suicide-448948 Ms. Shibero Akatsa Interviewed and article written by Wanja Gathu

According to mental health expert, Ms. Shibero Akatsa, the capacity to think, act and
process emotion in a rational manner is diminished among young people, especially
when exposed to unbearable pressure, stress, drugs and alcohol.
She said children in this state of mind are more likely to commit suicide and advices
caregivers to look beyond common forms of mental illness like schizophrenia and
bipolar when trying to understand why more and more young people are committing
suicide. She cautions against treating them with antidepressants and other mood-
altering drugs when diagnosed with depression because of their adverse side effects.
She said children in this state of mind are more likely to commit suicide and advices
caregivers to look beyond common forms of mental illness.

“Instead, try talk therapy, one-on-one or group therapy before putting your children on
medication or sending them to an institution,” she says.

Shibero, a certified clinical psychotherapist specialising in psychosocial depression, or
lifestyle-induced depression, knows from her experience helping children and teenagers
overcome depression that many problems driving teens to suicide can be avoided by
creating an environment conducive for both physical and mental wellbeing and resolved
simply by talking.

“Children who face intense bullying at school or even online, are desperate to get away
from the situation. They may ask to be removed from one school to another but when
parents fail to take the threat seriously, a child may commit suicide, reasoning it is the
easiest way out”
Open communication between parents and teenagers, Shibero confirms, goes a long
way in affirming, guiding and assuring children that they are loved, valued and wanted.
She added that parents and caregivers can keep off the triggers that prompt children to
contemplate suicide by offering tough love.

“Asked to choose between spending quality time with their parents and lots of money
and material things, children will always choose the latter,” Shibero, mother to a
teenage daughter, says, adding, “affirming, guiding and re-assuring children that they
are loved, valued and wanted is important.”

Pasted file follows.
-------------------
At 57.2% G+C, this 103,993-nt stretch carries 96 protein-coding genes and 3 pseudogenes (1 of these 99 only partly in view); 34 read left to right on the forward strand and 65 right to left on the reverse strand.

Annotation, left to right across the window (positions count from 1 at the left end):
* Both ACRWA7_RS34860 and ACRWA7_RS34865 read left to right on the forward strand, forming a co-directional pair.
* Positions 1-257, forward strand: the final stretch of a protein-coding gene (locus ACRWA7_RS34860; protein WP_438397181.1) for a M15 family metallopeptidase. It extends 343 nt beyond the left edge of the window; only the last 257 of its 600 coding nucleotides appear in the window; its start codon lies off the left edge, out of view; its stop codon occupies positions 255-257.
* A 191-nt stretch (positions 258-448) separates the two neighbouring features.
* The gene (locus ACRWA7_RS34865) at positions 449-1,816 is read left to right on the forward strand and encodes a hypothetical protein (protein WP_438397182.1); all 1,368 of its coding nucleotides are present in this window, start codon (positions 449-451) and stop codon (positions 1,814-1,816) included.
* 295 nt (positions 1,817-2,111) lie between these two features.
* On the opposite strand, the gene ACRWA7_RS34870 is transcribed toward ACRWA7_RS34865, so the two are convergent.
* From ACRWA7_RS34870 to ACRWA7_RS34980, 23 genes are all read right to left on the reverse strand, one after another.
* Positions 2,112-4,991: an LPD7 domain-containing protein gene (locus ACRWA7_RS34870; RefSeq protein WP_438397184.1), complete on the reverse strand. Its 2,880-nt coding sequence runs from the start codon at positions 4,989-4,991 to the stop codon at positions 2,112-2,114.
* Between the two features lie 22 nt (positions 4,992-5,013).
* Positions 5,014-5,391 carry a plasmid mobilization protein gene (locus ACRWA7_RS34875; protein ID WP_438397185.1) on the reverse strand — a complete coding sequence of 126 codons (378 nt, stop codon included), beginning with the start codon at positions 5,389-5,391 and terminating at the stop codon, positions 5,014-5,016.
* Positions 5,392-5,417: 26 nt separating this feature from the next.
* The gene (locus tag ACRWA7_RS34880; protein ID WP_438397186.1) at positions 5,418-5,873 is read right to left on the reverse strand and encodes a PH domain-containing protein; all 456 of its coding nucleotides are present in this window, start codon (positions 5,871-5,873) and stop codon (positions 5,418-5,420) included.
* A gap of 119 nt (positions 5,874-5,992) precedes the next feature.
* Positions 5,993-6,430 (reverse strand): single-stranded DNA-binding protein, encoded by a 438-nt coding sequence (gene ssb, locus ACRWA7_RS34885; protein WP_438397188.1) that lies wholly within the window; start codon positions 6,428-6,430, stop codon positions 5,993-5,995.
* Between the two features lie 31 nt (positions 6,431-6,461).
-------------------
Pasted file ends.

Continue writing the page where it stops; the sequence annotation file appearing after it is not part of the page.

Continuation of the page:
“Some parents tend to compensate for their absence with money and material things –
experience has shown that this is a recipe for disaster.”

“I know of cases of children from affluent homes that have committed suicide – many
had difficulties learning, while others struggled to adjust and interact with their peers.”

These problems can be traced from a home environment where parents are not
attentive enough and where parents in difficult relationships fail to shield their children
from things that they cannot process or cope with, such as family breakups, violent
death of a parent or sibling and unconventional relationships between parents.

What then can we do to reduce cases of suicide among our children?
According to WHO, improved surveillance and monitoring of suicide attempts and self-
harm is key to suicide prevention and recommends the setting of a public health
surveillance system. If you are a parent, these eleven guidelines could come in handy.

  1. Keep communication lines open.
  2. Listen carefully.
  3. Ease pressure off your children.
  4. Don’t talk down to your children, offer suggestions instead.
  5. Correct them with love and respect.
  6. Affirm them with your words and actions.
  7. Let them know you trust them.
  8. Create a safe environment at home where they are free to express themselves.
  9. Know your child well enough to know when their behaviour is unusual.
  10. Take drastic behaviour change seriously.
  11. Talk to them. Seek professional help if talking fails.

for suicide awareness and prevention



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